Note, that in (2) and (2) summation over repeated indices is limited to the two horizontal dimensions. As it can be seen from (2) and (2), both interfaces can not be considered independently due to the presence of coupling terms. In the following we will assume that the interfacial friction kf2 is negligible. The set of the equations in the electrically nonconductive limit and in the absence of viscous dissipation is in correspondence with the set of the equations obtained by Robino et al. (2001) derived for the dynamics of internal solitary waves in stratified 3 layer ocean. The aluminium electrolysis cell MHD wave model can be recovered if ζ2=0 in (2).
3 Electric current flow
For energy storage and supply the LMBs must operate in two regimes: charge and discharge, resulting in the current flowing (upwards or downwards). In this paper only the charging process is considered due to the physical symmetry of both operational regimes. The current flow in the layered structure is illustrated in figure 1. Similarly to Davidson & Lindsay (1998), we assume that the characteristic time-scale for the wave motion is much larger than the diffusion time of the magnetic field to satisfy the low magnetic Reynolds number approximation, leading to Rm=μσUh≪1, where μ is the magnetic permeability, σ the electrical conductivity, U is a typical velocity. Using typical values for the liquid metal μ=4π×10−7 H m−1, σ=3.65×106 S m−1, U=0.01 m s−1, h=0.1 m the estimated value of Rm≈0.004. A similar estimate can be obtained for the wave motion magnetically induced electric current ration to the basic current density: σUB/(I/L2)∼σε√ghB0/(I/L2)∼0.001.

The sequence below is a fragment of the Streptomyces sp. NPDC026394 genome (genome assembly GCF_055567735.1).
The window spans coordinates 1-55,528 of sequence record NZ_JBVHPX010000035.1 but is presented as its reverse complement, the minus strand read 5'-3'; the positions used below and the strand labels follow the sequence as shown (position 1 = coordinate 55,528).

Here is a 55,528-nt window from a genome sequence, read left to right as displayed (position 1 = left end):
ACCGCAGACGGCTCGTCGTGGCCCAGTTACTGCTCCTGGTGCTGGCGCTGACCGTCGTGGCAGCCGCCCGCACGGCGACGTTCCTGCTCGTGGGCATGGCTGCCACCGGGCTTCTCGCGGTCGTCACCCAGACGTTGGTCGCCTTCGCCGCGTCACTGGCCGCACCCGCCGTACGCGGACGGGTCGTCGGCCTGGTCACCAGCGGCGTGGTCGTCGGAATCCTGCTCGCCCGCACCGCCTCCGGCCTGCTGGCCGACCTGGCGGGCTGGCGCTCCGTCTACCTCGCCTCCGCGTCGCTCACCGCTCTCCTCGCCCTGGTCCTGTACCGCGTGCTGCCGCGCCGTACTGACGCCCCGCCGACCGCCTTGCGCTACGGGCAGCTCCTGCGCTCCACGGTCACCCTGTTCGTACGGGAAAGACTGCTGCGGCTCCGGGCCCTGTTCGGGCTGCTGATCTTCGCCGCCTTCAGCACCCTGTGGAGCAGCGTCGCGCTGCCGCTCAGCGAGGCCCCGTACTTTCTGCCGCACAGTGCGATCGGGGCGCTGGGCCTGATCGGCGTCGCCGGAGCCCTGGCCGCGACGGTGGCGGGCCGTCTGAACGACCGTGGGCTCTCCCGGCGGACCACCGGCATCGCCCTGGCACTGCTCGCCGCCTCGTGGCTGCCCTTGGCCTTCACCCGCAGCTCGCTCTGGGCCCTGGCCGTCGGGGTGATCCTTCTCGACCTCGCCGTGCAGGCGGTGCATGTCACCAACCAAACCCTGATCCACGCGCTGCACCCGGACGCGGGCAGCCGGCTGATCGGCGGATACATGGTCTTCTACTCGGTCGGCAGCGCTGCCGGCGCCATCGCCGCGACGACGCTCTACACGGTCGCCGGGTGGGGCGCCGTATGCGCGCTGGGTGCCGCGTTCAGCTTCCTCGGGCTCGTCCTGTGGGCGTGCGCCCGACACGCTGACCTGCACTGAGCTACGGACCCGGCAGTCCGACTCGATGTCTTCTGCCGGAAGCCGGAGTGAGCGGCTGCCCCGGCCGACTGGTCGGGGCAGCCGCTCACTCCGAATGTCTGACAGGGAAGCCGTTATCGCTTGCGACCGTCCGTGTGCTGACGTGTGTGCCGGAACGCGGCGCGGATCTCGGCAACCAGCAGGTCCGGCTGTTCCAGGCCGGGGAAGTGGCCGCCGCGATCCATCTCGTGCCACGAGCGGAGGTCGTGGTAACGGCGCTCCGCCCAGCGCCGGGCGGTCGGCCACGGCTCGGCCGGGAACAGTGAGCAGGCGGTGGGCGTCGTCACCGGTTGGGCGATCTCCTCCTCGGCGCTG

In the low Rm approximation, when the flow effect is neglected, the electric current can be expressed as
and is described by a set of coupled Laplace equations for the electric potential φk(x,y,z):
where k=1,2,3 corresponds to the layer number. The continuity conditions for the electric potential and the normal current component \boldmathj\boldmathj⋅\boldmathn at the interfaces z=Hm(m=1,2) are